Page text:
Digital Overload – Is Too Much Technology Tanking Our Productivity and Burning Out Our Brains?
There’s little doubt that technology is now an integral part of our lives. Most work is done on computers and laptops, and our smartphones are constantly within our reach. Laptops, smartphones, computers, and tablets keep us in touch with friends and family, help us work, provide us with information and keep us entertained. But it’s also causing digital overload.
“Just as food nourishes us and we need it for life, so too — in the 21st century and the modern age — we need technology. You cannot survive without the communication tools; the productivity tools are essential.”
In the past, technology made life easier – and though, to an extent, it still does, it’s also making life more difficult.
In fact, according to research at the University of California, San Diego, people today consume almost three times as much information as what the typical person consumed in 1960. The New York Times also reports that the average person switches websites 36 times an hour and often checks upwards of 40 websites per day.
According to neuroscientists at the University of California, the constant electronic stimuli that comes from being constantly connected is causing our brains to work overtime. We’re constantly juggling email, phone calls, instant messages and all sorts of other incoming information, and it’s undermining our ability to focus.
What is Digital Overload?
The human brain is a remarkably complex, but also hilariously simple thing – though humans are capable of amazing things, primitive impulses still play a massive role in how we behave.
One of these primitive impulses is the instinctive need to respond immediately to opportunities and threats. The constant notifications and feedback also release dopamine – which is addictive, and makes it even more difficult to disconnect.
According to Nora Volkow, director of the National Institute of Drug Abuse, “The technology is rewiring our brains.”
In his book, The Distracted Mind: Ancient Brains in a High-Tech World, Larry Rosen explains:
“So many technological innovations have enhanced our lives in countless ways, but they also threaten to overwhelm our brain’s goal-directed functioning with interference. This interference has a detrimental impact on our cognition and behaviours in daily activities. It impacts every level of our thinking, from our perceptions, decision making, communication, emotional regulation, and our memories.”
Even when we switch our phones off and walk away from our computers, our brains remain hyper-alert.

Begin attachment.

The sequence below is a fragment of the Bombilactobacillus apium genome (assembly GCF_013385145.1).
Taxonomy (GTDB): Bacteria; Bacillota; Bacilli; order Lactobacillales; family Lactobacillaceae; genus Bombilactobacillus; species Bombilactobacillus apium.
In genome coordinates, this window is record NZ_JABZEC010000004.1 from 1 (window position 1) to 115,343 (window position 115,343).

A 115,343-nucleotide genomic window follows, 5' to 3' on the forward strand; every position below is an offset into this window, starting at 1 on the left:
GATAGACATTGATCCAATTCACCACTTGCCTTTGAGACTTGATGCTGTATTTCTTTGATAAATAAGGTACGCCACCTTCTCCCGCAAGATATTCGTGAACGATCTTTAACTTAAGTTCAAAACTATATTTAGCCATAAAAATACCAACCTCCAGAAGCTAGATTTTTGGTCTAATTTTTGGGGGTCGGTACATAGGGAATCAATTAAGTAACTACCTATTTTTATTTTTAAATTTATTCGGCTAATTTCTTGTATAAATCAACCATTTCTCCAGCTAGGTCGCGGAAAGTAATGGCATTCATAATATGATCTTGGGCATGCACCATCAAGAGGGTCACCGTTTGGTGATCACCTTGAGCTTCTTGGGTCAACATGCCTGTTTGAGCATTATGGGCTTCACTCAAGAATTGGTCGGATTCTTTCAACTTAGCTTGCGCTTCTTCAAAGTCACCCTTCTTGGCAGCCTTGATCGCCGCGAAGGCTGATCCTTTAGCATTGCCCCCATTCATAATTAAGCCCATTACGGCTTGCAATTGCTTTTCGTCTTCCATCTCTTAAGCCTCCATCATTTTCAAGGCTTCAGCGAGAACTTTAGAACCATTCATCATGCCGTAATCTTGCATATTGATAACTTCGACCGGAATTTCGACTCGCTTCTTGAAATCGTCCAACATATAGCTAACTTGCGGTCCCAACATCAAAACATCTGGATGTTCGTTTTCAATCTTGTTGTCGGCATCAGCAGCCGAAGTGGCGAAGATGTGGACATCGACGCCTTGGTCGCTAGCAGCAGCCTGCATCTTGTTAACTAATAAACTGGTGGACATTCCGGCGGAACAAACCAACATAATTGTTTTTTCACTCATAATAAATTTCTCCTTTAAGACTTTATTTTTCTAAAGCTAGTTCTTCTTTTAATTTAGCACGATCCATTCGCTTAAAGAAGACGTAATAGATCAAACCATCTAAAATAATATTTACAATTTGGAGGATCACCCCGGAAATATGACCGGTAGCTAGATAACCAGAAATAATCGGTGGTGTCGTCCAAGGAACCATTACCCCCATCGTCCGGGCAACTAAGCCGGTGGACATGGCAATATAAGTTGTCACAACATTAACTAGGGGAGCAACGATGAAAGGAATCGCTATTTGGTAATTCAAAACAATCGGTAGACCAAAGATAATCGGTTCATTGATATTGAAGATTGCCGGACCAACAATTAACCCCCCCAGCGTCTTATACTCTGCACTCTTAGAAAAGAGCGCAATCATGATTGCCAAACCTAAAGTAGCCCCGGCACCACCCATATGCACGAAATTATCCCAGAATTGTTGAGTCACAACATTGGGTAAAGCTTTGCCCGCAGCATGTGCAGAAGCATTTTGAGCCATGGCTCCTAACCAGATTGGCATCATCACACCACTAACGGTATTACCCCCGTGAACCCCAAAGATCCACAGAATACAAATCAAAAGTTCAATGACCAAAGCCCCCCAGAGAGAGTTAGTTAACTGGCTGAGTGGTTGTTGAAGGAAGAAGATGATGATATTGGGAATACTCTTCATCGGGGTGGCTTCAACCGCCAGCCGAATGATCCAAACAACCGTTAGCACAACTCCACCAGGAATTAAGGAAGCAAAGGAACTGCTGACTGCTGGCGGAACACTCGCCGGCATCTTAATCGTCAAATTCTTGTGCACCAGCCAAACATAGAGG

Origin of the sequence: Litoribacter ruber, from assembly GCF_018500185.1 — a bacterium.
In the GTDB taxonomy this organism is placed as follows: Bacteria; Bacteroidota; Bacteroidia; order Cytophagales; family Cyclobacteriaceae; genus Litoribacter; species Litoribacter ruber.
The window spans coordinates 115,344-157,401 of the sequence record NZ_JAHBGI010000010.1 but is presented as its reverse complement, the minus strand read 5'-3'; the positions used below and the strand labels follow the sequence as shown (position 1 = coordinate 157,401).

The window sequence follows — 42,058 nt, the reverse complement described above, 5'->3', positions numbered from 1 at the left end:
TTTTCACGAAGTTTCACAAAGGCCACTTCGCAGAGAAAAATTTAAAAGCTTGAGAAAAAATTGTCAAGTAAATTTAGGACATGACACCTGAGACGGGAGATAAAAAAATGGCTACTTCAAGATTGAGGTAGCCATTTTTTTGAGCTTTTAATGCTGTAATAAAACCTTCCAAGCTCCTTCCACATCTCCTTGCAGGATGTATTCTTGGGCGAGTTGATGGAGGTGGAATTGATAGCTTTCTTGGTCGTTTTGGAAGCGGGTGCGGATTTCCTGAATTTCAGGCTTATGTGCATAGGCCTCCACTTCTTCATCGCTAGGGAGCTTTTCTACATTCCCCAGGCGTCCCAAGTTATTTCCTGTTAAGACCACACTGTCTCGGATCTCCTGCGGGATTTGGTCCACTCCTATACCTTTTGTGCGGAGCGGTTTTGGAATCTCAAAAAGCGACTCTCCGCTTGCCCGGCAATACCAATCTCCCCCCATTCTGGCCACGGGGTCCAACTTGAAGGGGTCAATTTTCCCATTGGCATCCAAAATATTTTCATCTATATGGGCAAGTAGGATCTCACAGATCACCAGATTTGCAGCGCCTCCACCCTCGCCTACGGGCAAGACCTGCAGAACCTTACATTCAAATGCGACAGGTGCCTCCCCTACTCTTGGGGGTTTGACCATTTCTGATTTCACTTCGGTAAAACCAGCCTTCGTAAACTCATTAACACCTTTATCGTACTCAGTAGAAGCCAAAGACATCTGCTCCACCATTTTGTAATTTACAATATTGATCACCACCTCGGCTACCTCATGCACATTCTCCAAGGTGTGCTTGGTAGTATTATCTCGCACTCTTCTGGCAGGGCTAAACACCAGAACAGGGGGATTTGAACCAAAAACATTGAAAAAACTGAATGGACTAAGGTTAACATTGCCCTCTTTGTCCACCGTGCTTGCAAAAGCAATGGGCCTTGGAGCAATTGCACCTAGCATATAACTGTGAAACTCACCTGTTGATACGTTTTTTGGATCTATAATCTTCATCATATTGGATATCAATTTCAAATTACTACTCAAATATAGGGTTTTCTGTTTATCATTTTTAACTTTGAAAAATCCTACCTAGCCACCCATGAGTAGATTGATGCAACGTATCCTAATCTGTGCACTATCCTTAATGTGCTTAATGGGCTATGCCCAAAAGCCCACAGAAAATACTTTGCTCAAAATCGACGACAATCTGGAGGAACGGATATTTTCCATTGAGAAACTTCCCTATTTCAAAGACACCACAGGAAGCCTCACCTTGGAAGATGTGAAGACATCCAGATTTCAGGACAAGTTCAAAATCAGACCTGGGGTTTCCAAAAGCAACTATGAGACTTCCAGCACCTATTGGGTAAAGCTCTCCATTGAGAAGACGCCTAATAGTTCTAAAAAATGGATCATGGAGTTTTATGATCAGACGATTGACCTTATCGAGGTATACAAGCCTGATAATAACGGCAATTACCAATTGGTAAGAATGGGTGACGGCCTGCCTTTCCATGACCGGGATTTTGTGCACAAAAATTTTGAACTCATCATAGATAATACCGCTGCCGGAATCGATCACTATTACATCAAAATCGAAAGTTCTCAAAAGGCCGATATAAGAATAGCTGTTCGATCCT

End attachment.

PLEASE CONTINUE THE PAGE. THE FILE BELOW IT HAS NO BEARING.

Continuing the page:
What Does Digital Overload Look Like?
With the COVID-19 pandemic keeping many people at home, technology and devices are becoming more important than ever. Unfortunately, this is also leading to increased digital overload.
According to research, people who use their computers and check their social networking sites more often are more depressed. You can become more irritable, find it difficult to relax, feel fatigued, or experience physical symptoms such as headaches. Other problems can include:
- Sleeping difficulties For example, if you use your phone right before going to bed, you can find it difficult to turn off your brain and fall asleep.
- Visual issues When we spend so much time staring at our phones, we risk overworking our eyes. This can result in eye strain, blurred vision, or dry eyes.
- Bone density can also decrease We always use our devices while sitting or lying down. This lack of physical activity can lead to a decrease in bone density, raising our risk of breaking a bone.
- Gaining weight Sedentary habits may also make it easier to gain weight and raise the risk of developing type 2 diabetes.
- High blood pressure We are more likely to develop chronic health issues such as high blood pressure because we are stuck to our screens and do not move our bodies as much.
Causes of Digital Overload
You’re spending way too much time on your phone.
If you spend too much time online without taking frequent breaks, you can experience digital burnout.
Consuming an excessive amount of information.
The amount of knowledge accessible on the internet can also be a concern. You may become overwhelmed by the number of stories about COVID-19, both online and on more conventional media such as television. 24 hours a day, information from an almost endless number of sources is available. Your brain, on the other hand, needs a break from all of that information input. According to research, navigating through the massive amount of knowledge available online will result in digital overload.
Too much media multitasking
When you multitask with media and use more than one screen at the same time, your brain can become overburdened. For example, you might check your social networking sites while binge-watching your favorite Netflix show. When the number of information sources grows, so do media multitasking habits. Unfortunately, humans are bad multitaskers when it comes to media. In reality, studies show that people who multitask on social media perform poorly on tasks that involve attention and filtering out irrelevant information.
To Sum Up
Digital overload is a serious problem, especially during the COVID pandemic, when many people are working from home and relying on their technology more than ever. Even something as small as switching off any unnecessary notifications, and making sure to only use one device at a time can go a long way to mitigating some of the harm that overload can do to our systems.
Next month, we’ll be discussing a few tips and tricks for dealing with digital overload and better managing your use of technology to improve your physical and mental well-being.